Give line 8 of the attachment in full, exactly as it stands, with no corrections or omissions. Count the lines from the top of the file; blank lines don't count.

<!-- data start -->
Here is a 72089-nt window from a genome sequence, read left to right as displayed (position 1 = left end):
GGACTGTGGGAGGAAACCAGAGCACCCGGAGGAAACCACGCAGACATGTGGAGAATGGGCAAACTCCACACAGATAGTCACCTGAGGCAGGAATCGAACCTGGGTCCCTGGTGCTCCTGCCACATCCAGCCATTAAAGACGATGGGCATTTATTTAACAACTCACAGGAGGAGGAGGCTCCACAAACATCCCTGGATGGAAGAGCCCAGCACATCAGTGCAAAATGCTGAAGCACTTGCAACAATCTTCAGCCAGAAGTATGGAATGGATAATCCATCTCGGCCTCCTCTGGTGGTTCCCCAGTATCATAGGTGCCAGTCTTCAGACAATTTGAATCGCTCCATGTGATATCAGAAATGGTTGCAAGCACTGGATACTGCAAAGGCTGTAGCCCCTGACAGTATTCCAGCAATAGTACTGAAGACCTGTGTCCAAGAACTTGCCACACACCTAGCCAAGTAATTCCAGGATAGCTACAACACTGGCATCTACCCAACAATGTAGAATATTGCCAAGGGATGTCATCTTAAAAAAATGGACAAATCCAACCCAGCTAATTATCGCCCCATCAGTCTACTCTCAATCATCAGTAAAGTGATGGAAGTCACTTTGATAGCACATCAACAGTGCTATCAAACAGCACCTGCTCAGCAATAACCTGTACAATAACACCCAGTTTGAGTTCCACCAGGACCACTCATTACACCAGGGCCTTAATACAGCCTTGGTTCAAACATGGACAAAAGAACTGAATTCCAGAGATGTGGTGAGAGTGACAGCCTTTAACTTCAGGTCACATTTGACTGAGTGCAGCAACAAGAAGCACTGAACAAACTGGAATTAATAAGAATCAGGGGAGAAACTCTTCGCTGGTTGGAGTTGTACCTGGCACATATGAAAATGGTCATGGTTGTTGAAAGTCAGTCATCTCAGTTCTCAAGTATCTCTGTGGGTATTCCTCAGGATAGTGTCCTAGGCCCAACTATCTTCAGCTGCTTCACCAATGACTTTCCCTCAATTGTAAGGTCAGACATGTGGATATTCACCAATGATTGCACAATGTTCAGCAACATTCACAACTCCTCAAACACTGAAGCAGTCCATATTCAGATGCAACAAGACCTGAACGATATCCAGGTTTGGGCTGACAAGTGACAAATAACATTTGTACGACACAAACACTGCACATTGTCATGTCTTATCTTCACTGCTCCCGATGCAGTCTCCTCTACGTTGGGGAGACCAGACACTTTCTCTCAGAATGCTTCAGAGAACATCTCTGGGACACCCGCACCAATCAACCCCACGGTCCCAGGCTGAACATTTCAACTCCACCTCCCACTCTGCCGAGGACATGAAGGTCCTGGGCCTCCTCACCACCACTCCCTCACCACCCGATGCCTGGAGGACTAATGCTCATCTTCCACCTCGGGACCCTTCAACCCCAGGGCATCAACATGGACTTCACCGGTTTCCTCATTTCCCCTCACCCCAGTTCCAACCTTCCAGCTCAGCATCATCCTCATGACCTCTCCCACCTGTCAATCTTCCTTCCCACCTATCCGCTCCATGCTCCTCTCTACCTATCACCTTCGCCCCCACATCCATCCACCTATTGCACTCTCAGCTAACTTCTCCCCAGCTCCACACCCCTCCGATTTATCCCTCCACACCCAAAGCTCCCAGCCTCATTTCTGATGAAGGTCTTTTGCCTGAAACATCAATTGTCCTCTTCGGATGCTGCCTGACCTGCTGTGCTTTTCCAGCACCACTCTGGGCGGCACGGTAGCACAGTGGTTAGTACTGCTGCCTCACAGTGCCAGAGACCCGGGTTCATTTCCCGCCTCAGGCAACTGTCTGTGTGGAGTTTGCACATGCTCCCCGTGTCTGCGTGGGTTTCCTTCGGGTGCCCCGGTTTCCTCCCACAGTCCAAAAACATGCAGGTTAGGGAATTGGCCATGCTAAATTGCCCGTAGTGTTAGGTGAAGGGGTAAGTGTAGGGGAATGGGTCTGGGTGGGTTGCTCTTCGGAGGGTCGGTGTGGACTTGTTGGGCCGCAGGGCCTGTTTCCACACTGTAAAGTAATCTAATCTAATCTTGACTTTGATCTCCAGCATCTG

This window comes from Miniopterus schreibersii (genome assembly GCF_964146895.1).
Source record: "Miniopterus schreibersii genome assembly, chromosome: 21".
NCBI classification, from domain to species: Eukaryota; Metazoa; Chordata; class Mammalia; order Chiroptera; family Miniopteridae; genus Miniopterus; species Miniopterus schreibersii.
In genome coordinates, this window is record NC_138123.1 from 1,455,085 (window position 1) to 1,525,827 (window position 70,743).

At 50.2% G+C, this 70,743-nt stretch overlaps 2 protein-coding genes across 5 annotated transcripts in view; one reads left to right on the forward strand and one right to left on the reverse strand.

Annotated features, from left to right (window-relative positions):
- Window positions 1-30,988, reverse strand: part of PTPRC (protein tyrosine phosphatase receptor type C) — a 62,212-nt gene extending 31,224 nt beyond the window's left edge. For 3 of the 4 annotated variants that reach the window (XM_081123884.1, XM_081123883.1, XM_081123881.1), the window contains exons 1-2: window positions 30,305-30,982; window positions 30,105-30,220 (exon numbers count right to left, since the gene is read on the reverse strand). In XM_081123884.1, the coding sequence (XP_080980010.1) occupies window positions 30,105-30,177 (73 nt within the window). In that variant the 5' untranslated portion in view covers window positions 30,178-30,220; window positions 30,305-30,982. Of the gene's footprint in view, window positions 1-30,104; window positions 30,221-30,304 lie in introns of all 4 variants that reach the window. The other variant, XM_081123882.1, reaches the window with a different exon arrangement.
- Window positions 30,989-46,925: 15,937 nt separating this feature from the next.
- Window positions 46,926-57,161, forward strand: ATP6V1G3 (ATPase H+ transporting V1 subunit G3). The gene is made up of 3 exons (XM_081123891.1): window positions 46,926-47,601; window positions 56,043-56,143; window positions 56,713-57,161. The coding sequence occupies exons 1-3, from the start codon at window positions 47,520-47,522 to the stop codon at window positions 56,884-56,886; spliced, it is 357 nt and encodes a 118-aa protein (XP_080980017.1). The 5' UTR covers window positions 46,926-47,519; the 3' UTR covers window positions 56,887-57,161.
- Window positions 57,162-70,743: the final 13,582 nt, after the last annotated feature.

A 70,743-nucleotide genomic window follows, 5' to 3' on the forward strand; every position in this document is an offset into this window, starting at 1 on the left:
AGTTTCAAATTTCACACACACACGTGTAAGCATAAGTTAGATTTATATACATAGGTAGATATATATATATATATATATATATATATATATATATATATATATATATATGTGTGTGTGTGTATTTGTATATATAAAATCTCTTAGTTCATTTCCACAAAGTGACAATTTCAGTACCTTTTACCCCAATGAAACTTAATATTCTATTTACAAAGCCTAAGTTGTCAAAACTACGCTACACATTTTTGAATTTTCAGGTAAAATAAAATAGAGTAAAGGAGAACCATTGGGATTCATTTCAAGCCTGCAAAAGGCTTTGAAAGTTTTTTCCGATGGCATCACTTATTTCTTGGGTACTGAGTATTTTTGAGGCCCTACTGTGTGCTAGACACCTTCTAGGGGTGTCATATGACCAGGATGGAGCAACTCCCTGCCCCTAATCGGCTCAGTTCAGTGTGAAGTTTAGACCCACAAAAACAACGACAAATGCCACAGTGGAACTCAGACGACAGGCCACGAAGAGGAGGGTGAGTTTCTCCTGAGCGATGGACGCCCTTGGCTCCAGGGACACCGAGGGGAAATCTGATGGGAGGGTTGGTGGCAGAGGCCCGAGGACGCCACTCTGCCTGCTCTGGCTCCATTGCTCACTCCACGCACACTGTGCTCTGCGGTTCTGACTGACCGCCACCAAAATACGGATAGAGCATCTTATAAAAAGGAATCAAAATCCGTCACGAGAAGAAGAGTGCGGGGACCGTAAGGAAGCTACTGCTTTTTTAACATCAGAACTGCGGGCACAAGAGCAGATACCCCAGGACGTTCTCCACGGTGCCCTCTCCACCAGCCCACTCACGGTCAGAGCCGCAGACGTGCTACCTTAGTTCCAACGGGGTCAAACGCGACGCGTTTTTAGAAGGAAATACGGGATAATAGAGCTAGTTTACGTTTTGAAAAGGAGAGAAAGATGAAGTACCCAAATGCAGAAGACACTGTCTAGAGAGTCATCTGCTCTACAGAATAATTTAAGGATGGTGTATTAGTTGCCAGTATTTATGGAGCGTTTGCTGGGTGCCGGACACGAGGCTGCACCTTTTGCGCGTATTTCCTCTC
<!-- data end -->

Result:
Annotated features, from left to right (window-relative positions):